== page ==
Re: GPL "or any greater version"
Raul Miller <email@example.com> writes:
>> > How are you releasing gcc with those statements intact and yet invalid?
> On Fri, Aug 27, 2004 at 10:46:20AM -0400, Brian Thomas Sniffen wrote:
>> You always have the legal obligation to maintain accurate copyright
>> notices. For example, if I made changes to gcc, I might distribute
>> the results as follows:
>> "This program is copyright 2004 Brian Sniffen. It is available to you
>> under the terms of the GNU GPL, version 2. Some portions are
>> Copyright 1970-2004 Free Software Foundation, and are available to you
>> under the terms of the GNU GPL, version 2, or at your option any later
>> version. See the ChangeLog for which parts are Sniffen's and which
>> parts are FSF's, or contact me at <firstname.lastname@example.org>."
> What happens to the notices which claim:
> This program is free software; you can redistribute it and/or modify
> it under the terms of the GNU General Public License as published by
> the Free Software Foundation; either version 2, or (at your option)
> any later version.
Those apply to the parts the FSF wrote, certainly. For example, I
would frame that sentence with "Some parts are Copyright 1902-1954
FSF. About those parts, the FSF says:"
> For that matter, what happens after a few hundred revisions where 12
> people have asserted something like: yeah that's true but it's not really
> true for the part I own, contact me for the details.
The same thing that happens whenever a bunch of compatibly-licensed
programs are combined: a really big copyright file.
>> Yes, they only need to keep the copyright notice accurate.
> The GPL requires that copyright notices be kept intact.
> If you think that "kept intact" includes "being modified so they no longer
> say the same thing", I'd like to see some reason for agreeing with you.
You're right that it's probably better not to change the text, but
simply to set context appropriately. The term "This program," for
example, has a very specific referrant -- it was written by the
copyright holder for the initial version, not the modifications.
>> > Which leaves me wondering: does "keep the copyright notice intact" mean
>> > that everyone is required to update notices in an ever more complicated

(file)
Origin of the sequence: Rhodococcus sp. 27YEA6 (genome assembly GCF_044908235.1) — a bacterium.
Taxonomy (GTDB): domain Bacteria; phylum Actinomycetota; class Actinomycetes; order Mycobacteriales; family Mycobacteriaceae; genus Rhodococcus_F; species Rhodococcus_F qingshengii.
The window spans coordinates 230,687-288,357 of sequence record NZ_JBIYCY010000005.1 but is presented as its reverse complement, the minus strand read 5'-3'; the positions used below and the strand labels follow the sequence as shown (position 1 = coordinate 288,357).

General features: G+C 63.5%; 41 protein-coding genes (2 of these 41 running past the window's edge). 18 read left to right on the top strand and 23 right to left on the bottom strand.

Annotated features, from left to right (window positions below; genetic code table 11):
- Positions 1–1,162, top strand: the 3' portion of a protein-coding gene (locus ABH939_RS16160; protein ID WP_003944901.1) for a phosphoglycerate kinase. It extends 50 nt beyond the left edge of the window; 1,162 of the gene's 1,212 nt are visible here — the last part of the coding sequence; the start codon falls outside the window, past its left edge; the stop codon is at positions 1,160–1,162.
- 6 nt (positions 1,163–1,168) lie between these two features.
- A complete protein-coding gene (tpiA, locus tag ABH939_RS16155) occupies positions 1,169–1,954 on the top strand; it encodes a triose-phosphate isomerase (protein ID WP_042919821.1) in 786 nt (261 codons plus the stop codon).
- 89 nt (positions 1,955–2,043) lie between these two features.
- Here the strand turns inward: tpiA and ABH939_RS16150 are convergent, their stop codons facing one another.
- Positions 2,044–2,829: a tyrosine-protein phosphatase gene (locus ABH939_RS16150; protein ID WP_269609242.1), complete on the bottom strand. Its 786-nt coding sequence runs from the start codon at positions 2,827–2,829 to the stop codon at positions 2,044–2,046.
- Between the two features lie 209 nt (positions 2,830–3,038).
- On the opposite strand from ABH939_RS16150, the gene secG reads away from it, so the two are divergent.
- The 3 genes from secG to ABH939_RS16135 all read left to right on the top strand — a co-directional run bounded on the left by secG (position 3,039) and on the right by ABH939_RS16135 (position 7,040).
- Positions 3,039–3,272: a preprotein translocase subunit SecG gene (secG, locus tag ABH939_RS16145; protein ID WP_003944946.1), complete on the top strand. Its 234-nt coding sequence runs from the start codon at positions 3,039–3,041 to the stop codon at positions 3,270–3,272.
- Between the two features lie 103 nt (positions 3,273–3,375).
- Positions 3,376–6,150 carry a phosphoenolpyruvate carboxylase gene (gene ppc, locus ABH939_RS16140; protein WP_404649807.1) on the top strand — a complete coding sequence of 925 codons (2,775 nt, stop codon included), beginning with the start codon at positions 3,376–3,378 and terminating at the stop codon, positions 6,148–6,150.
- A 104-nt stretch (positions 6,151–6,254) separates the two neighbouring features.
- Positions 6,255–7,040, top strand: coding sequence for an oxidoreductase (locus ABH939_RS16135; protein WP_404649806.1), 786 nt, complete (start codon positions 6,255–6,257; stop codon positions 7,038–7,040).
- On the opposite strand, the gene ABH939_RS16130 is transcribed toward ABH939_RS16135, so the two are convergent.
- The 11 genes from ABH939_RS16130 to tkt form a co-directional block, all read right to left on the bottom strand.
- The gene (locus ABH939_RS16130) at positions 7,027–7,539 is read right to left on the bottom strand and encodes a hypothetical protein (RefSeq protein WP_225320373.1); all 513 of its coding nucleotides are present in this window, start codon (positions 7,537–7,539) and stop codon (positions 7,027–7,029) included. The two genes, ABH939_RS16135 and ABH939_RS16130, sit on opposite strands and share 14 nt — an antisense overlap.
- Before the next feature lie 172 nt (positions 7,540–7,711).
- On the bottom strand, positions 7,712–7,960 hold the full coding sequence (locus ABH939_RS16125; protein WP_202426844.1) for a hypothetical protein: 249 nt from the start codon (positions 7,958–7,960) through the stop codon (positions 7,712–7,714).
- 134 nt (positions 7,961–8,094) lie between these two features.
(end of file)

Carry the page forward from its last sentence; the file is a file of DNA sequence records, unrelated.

>> > fashion as code is updated, or does it just mean not changing them
>> > except in some trivial fashion [such as including them on new media,
>> > as everyone who distributed using new media is required to do that]?
>> > [My bet would be on the latter.]
>> The former. Go read the law, or read the GPL where it talks about
>> dated notices of any change. That requirement is there for a reason.
> Which law, specifically?
No time for that at work, but I'll look for a cite over the weekend.
> And I can think of plenty of reasons to require dated notices -- none
> of which are justifications for changing the terms under which works
> based on the program can be distributed.
>> > So... let's not have me making stuff up that seems to fit what you've
>> > said. Instead, let's see an actual gcc patch that doesn't restrict what
>> > users can do beyond the restrictions contained in the terms of GPL v2
>> > but still keeps them from using versions of the GPL later than v2.
>> Is the example I posted above not satisfactory?
> No. For example, you've not addressed the issue of keeping the copyright
> notices intact.
OK, how about one which keeps them unedited, but frames them appropriately?
>> >> When distributing a modified work, the recipient receives a license
>> >> from the author of the original, unmodified program. The distributor
>> >> cannot impose any restrictions on that license.
>> > And if you could just modify the GPL to get rid of section 2, this
>> > might be an important distinction.
>> Hunh? GPL 2 doesn't interact in the way you seem to think with GPL
>> 6. Each puts requirements on the license notices I must give to
>> recipients; one puts requirements regarding the license on the
>> modified work ("this License"), and the other puts requirements
>> regarding the license notice of the original work ("no restrictions,"
>> GPL 6).
> Section 2 states
> ...when you distribute the same sections as part of a whole which is
> a work based on the Program, the distribution of the whole must be
> on the terms of this License, whose permissions for other licensees
> extend to the entire whole, and thus to each and every part regardless
> of who wrote it.
> it also states
> You may modify your copy or copies of the Program or any portion of
> it, thus forming a work based on the Program, and copy and distribute
> such modifications or work under the terms of Section 1 above
> And section 1 states
> You may copy and distribute verbatim copies of the Program's source
> code as you receive it, in any medium, provided that you conspicuously
> and appropriately publish on each copy an appropriate copyright notice
> and disclaimer of warranty; keep intact all the notices that refer to
> this License and to the absence of any warranty; and give any other
> recipients of the Program a copy of this License along with the Program
Indeed, it repeatedly says things about it being under "this License,"
which is GPL v2 and not any other license.
> More generally, you need to distribute the modified program under all the
> terms of the license, which includes all the stuff about the original
> copyright notices. You're distributing the original under terms that
> require that the original license notices apply to the original, so you
> have to distribute the modified version under terms that require you
> the original license notices apply to the modified version.
> If you fail to do this, you're not distributing the modified version
> under the same terms you received it.
Brian Sniffen email@example.com